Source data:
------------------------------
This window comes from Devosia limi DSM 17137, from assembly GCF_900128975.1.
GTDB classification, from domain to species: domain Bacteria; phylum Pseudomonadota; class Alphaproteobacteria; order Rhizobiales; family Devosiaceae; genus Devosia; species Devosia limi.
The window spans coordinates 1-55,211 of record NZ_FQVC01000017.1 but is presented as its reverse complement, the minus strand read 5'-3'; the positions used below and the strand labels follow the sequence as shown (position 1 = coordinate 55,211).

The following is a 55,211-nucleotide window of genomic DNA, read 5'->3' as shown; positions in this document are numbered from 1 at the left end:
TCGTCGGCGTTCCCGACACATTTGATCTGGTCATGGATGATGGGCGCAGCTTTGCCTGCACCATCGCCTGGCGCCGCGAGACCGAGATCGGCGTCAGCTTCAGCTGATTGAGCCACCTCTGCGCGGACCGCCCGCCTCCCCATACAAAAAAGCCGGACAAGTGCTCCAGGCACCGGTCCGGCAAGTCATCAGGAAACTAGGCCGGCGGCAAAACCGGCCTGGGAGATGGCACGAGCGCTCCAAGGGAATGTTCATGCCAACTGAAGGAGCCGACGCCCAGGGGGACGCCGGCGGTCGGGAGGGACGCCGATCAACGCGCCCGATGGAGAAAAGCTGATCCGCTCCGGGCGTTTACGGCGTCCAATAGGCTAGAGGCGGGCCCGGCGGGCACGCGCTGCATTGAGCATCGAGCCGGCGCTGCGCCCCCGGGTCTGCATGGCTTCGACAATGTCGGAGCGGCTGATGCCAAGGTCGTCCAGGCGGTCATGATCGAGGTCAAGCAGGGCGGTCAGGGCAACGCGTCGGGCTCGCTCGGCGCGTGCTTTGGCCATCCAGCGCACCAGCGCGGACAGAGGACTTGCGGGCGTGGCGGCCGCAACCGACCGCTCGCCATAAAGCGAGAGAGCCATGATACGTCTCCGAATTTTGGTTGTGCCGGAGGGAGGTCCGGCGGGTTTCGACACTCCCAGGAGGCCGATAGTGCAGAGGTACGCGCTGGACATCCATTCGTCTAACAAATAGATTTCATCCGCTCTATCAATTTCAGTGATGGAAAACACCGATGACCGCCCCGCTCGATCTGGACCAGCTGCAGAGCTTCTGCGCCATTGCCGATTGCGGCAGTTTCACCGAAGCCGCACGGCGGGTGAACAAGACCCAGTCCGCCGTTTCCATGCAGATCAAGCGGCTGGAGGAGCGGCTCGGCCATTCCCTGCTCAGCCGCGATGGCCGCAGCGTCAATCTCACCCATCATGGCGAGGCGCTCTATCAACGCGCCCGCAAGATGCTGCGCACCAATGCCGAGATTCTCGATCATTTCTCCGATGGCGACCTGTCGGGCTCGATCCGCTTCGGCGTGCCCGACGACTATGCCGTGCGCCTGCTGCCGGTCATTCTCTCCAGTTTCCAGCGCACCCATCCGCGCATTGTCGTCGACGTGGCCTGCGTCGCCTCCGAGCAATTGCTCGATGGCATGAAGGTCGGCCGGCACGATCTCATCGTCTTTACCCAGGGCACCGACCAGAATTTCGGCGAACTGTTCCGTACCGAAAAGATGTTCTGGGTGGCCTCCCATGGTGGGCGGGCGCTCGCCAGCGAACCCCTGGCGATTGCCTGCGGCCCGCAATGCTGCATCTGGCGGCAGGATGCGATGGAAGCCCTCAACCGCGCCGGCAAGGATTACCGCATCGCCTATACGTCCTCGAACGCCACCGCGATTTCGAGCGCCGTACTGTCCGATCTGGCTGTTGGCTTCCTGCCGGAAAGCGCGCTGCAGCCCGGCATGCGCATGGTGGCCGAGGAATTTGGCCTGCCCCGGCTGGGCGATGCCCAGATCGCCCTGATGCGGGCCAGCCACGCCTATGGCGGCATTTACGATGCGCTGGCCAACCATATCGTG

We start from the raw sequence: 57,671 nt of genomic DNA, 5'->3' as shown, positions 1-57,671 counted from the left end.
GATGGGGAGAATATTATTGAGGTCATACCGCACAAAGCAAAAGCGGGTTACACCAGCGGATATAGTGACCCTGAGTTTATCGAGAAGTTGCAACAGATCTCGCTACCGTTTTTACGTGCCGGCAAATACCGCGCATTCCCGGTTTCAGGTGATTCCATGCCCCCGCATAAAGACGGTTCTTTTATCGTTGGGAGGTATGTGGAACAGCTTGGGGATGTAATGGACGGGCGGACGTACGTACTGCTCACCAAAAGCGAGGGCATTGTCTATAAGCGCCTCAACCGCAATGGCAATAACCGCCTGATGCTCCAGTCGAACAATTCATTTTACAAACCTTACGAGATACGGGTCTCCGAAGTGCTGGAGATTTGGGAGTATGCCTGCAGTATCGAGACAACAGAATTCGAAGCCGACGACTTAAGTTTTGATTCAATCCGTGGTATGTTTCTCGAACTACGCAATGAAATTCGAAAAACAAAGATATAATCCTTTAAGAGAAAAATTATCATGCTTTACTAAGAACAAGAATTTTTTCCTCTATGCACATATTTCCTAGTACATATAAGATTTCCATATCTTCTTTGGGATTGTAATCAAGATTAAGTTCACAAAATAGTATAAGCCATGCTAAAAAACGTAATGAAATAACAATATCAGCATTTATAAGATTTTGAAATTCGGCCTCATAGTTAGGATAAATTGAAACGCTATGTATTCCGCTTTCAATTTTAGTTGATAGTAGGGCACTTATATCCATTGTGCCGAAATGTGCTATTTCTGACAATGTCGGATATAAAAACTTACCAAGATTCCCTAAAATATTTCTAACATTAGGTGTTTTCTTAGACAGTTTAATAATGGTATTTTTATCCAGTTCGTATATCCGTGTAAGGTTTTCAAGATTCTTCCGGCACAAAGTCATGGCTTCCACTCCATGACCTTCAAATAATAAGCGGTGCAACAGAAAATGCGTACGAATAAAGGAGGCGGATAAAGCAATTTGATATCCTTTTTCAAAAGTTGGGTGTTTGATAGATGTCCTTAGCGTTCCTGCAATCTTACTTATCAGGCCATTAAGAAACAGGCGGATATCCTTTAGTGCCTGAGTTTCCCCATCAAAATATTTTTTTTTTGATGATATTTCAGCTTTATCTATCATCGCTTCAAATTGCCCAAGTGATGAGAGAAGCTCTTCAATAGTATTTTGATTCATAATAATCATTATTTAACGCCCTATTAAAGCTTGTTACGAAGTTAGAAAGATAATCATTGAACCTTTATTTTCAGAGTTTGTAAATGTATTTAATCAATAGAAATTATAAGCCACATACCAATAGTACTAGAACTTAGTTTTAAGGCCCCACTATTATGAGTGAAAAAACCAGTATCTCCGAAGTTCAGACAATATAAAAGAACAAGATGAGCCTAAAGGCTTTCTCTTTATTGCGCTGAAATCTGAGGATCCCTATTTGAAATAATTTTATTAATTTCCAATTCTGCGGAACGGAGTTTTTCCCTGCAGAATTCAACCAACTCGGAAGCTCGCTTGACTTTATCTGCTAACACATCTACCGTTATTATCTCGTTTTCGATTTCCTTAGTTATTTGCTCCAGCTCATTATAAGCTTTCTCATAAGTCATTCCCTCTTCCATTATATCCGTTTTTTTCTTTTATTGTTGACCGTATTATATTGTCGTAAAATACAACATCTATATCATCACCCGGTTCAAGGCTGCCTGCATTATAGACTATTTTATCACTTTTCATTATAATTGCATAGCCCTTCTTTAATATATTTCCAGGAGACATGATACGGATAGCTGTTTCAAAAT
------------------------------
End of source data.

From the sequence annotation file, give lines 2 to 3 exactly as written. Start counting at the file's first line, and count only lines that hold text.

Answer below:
GTDB classification, from domain to species: domain Bacteria; phylum Pseudomonadota; class Alphaproteobacteria; order Rhizobiales; family Devosiaceae; genus Devosia; species Devosia limi.
The window spans coordinates 1-55,211 of record NZ_FQVC01000017.1 but is presented as its reverse complement, the minus strand read 5'-3'; the positions used below and the strand labels follow the sequence as shown (position 1 = coordinate 55,211).